Water for the Long Run

By: Douglas R. Dirschl, MD, Orthopaedic Surgeon

What a winter, right? Now that the weather is warming (finally!) and training season for endurance events is ramping up for many of us, this is the perfect time to talk about hydration for endurance training. Fluids are paramount, as both chronic and acute dehydration directly affect performance. The most common method for estimating hydration status is via measuring body weight, although most athletes can learn to estimate their hydration status just from how they feel. Even a small change in your body’s hydration status (1 to 2% of body weight) can increase your sense of effort, cause nausea, decrease appetite, lead to irritability, and reduce performance. The vast majority of athletes are at least slightly dehydrated day to day and during training activities. So, what should we do about this?

Staying hydrated throughout the day is one’s best defense against dehydration. While recommendations for how much water to drink vary, one simple estimate is that one should drink as many ounces of water each day as one’s weight in kilograms. So, if you weigh 150 pounds (about 70 kg), you should drink about 70 ounces of water each day – and this is at baseline and does not include the additional fluids you require to replace fluid losses from training. Unfortunately, coffee, tea, and soda do not count (since the caffeine in these drinks can be dehydrating) and water with electrolytes is best. Finally, for optimal effect, you should spread the fluid consumption throughout the day – it’s not a good idea to drink a large amount of water to “catch up” just prior to your training run, as your stomach will be full of fluid it can’t absorb very well (your entire GI tract slows down during intense physical activity).

What about fluids during training? Anytime you’re training for more than 60 minutes, hydrating during training is recommended. If you are training for 60 minutes or less, you can likely get by with no hydration as long as you are well-hydrated at baseline. In high heat or humidity, you must hydrate while training—no matter the duration. When you sweat, you lose both free fluids and electrolytes. Consuming water during the training will replace the fluids, but not the electrolytes. This is the reason that most endurance athletes consume an electrolyte beverage during training. Over-hydration can occur, but it is really too little electrolytes compared to the amount of fluid intake. It’s not the fluid that is the problem, but the lack of electrolytes.

Please keep in mind that many electrolyte beverages also have calories in them. These beverages are intended to provide an athlete with ‘full nutrition’ during their training activity. While this may be perfect for you, it can also lead to two problems. First, if weight loss is one of your main training goals, you may not desire the added calories in the ‘full nutrition’ beverages. If this is you, you might consider adding electrolyte tablets (NUUN, Hammer Fizz, Camelback elixir, etc.) to your water so that you get electrolytes without the calories. Second, many athletes find that some full nutrition beverages upset their stomach during training; unfortunately, trial and error is the only way to assess what beverage will be best tolerated by your stomach.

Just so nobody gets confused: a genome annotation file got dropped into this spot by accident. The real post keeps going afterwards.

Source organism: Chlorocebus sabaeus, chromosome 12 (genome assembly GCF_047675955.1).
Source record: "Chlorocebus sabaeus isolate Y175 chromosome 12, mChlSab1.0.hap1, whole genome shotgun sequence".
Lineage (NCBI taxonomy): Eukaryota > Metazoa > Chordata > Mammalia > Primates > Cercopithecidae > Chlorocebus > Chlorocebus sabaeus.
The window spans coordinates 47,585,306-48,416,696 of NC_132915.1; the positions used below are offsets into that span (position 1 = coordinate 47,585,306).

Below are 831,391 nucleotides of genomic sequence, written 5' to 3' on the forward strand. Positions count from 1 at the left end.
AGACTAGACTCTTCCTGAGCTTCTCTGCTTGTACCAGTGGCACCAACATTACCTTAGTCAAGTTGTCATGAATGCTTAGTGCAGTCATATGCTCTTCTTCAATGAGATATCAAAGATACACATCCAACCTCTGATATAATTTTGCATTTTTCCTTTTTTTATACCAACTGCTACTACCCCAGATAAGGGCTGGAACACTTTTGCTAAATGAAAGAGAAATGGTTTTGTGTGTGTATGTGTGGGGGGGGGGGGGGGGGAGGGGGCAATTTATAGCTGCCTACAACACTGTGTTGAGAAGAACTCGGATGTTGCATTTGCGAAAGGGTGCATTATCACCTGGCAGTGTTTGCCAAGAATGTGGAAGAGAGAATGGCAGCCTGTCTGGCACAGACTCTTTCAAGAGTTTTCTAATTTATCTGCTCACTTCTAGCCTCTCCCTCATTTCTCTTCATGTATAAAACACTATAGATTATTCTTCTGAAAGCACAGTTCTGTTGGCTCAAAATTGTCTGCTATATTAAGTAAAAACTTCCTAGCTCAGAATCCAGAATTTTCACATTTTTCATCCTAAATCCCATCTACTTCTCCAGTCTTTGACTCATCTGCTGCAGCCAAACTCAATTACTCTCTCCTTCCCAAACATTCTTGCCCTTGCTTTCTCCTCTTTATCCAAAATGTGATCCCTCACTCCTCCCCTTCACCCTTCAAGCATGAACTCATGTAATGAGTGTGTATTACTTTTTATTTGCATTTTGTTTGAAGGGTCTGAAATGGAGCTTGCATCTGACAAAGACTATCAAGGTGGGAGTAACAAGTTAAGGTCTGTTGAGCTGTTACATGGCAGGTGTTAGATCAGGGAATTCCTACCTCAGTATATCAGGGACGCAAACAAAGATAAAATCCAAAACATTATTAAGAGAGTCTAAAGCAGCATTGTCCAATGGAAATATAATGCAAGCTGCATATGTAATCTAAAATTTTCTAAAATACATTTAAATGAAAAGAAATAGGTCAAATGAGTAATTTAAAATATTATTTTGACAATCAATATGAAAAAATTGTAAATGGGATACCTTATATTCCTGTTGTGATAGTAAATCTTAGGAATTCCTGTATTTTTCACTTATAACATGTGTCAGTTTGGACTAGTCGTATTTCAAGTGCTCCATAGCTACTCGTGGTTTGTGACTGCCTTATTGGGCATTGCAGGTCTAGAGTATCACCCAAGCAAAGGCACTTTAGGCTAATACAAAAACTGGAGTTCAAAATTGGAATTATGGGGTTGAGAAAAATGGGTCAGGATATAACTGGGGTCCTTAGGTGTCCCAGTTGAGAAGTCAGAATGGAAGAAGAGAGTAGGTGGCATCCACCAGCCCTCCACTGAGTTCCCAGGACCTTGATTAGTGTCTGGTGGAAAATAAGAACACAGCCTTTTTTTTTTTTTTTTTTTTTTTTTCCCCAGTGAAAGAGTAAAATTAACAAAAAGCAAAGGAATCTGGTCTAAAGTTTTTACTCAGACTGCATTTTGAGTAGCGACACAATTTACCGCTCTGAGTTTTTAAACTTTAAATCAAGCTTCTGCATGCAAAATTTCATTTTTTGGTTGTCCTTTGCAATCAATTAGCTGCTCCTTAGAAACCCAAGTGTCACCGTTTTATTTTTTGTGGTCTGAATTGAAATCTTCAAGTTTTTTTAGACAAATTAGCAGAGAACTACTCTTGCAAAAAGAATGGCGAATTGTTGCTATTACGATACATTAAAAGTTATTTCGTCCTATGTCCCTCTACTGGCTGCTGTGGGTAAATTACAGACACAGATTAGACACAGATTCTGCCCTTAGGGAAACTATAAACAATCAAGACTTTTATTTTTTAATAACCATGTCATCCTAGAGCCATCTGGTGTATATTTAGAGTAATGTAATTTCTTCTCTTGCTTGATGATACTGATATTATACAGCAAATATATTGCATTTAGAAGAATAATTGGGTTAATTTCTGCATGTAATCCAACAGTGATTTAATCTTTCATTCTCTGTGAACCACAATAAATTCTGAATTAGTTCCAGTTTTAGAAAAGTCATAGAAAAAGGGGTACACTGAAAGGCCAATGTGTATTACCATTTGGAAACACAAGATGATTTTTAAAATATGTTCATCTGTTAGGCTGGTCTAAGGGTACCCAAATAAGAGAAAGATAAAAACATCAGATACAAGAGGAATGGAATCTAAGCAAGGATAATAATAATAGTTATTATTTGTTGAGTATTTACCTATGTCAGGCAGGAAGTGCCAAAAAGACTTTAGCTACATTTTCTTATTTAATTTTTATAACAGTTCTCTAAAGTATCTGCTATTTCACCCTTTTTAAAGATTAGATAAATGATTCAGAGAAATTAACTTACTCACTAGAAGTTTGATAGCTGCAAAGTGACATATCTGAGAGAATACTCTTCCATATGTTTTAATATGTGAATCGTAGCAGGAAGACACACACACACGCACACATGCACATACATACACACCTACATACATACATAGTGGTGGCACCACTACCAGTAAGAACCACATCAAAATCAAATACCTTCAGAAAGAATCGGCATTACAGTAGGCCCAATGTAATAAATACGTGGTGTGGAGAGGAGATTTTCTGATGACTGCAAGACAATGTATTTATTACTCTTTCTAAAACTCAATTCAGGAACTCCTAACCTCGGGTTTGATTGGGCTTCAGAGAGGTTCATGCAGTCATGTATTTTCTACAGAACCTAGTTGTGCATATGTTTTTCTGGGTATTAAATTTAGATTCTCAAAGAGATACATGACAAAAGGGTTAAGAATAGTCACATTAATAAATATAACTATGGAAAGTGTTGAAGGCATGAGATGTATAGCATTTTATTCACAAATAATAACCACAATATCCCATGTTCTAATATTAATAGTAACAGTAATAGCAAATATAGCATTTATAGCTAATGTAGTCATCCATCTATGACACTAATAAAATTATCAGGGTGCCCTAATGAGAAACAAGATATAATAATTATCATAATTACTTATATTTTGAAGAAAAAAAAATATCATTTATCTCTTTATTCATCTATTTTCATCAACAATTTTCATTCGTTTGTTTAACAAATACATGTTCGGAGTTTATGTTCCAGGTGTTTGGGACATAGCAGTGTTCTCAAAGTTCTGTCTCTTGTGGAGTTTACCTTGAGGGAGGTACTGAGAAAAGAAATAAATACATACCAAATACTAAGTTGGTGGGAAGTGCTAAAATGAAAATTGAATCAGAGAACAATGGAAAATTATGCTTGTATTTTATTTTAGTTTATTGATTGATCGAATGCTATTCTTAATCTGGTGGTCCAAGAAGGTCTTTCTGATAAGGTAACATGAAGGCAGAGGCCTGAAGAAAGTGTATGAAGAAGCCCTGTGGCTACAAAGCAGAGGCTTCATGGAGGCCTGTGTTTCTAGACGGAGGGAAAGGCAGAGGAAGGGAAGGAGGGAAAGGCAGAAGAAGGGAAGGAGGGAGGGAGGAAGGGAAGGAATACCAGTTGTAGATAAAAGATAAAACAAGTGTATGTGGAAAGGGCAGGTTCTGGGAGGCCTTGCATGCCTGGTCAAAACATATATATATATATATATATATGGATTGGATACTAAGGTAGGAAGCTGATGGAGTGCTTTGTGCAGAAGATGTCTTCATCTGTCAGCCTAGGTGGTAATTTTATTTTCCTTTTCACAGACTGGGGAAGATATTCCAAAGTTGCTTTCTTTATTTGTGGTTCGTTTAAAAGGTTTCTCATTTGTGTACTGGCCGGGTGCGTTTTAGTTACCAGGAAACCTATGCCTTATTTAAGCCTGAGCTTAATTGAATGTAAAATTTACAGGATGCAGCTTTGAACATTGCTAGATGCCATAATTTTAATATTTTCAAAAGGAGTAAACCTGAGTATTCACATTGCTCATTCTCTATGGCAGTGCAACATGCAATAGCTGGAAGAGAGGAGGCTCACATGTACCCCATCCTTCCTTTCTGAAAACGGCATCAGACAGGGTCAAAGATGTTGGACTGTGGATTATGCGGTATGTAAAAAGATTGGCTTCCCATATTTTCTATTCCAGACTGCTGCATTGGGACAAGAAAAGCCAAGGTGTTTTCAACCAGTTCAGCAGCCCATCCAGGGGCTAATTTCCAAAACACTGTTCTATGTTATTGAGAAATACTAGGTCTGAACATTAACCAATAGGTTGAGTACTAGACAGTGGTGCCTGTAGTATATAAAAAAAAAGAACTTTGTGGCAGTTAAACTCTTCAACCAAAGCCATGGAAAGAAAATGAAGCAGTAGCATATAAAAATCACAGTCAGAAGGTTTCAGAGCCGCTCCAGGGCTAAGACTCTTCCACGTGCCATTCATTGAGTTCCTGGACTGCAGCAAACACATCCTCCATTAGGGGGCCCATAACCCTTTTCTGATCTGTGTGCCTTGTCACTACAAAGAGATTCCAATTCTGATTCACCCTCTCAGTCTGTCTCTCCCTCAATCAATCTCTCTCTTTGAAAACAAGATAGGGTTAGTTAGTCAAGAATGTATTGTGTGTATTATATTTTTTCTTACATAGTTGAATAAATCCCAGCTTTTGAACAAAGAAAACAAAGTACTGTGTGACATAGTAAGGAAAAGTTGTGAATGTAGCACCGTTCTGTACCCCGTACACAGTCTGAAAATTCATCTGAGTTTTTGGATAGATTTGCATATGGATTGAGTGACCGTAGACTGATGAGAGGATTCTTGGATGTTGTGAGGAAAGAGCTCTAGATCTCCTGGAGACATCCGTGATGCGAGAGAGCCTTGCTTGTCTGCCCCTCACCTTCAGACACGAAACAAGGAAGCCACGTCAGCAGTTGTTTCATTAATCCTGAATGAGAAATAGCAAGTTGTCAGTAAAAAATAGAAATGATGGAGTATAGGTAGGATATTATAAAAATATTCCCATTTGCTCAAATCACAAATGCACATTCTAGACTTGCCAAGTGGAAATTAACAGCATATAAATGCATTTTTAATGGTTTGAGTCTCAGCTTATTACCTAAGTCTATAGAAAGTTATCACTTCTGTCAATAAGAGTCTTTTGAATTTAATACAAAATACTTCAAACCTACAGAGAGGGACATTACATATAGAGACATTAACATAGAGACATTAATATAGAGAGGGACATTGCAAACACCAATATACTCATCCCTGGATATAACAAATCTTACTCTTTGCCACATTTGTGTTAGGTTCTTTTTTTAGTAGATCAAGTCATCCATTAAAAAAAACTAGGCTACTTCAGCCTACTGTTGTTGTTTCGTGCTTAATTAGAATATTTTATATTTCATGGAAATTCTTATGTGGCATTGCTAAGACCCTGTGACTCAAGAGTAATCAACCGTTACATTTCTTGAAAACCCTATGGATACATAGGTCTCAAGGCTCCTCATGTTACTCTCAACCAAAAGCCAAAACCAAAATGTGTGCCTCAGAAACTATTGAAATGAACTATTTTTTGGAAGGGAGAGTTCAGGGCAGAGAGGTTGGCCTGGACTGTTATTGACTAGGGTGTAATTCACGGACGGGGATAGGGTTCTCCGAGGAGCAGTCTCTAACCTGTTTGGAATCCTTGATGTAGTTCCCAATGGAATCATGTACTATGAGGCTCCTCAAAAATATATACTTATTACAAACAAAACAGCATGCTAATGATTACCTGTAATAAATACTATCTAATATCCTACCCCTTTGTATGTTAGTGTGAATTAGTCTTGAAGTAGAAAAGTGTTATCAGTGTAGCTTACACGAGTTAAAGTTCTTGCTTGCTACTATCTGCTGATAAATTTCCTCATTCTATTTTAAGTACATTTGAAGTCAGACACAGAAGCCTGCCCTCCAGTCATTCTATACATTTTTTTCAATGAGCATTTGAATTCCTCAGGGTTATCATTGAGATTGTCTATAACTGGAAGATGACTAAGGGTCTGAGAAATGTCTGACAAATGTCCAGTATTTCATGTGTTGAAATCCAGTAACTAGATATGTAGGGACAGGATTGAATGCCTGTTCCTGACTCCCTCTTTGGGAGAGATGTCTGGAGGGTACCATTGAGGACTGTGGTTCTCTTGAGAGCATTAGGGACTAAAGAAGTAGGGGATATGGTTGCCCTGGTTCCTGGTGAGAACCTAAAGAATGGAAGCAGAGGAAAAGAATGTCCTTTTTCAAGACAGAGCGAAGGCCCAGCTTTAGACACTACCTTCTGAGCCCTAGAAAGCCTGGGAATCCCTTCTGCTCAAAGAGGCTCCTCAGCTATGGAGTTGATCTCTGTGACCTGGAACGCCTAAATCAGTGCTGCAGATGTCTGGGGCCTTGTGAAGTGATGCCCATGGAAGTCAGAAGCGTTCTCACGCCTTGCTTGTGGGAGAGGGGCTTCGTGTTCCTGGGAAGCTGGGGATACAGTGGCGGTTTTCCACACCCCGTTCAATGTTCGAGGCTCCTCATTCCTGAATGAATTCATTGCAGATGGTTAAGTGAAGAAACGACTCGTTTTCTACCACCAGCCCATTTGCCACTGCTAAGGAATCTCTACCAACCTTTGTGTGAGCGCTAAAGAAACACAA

If you want to most accurately estimate your fluid needs during training, you should weigh yourself immediately before and after training, in the buff or in only underwear if possible. Weighing yourself in your running clothes can lead to inaccuracies because your clothing can absorb significant amounts of sweat, leaving them heavier after the run. Calculate every pound lost as 16 fluid ounces. Then, add in any fluid you consumed during training. This is the amount of fluid you lost during that specific exercise session. Plan to hydrate proactively for the next one.

Unless you have a support crew following you on your training runs, the only way for you to hydrate during a run is to carry your fluids yourself. While this seems like a burden, you will get used to it after a while. For small amounts of fluid, carrying a water bottle is pretty simple (check out one of the runners in the book “Born to Run”, who believes carrying the bottle in your armpit is the most efficient way to do so – seriously!) For larger amounts of fluid, there are a variety of belt and backpack devices that can assist you in carrying the fluid and electrolytes you need to replace while training. (Maybe it looks weird to run with a Camelback on, but I do it regularly; meeting my fluid and electrolyte needs trumps looking weird – and I have much better training runs when I hydrate properly.)

So, think about your fluid and electrolyte needs during training. Hydrate appropriately every day, remember to replace electrolytes as well as free fluids, and consider weighing yourself before and after training. Most importantly, learn to listen to your body so you can learn how you feel when you are getting dehydrated. Finally, don’t be afraid to experiment a bit with various amounts and types of fluids and electrolytes during training until you find just the right recipe for you to feel better and train better for your next endurance event.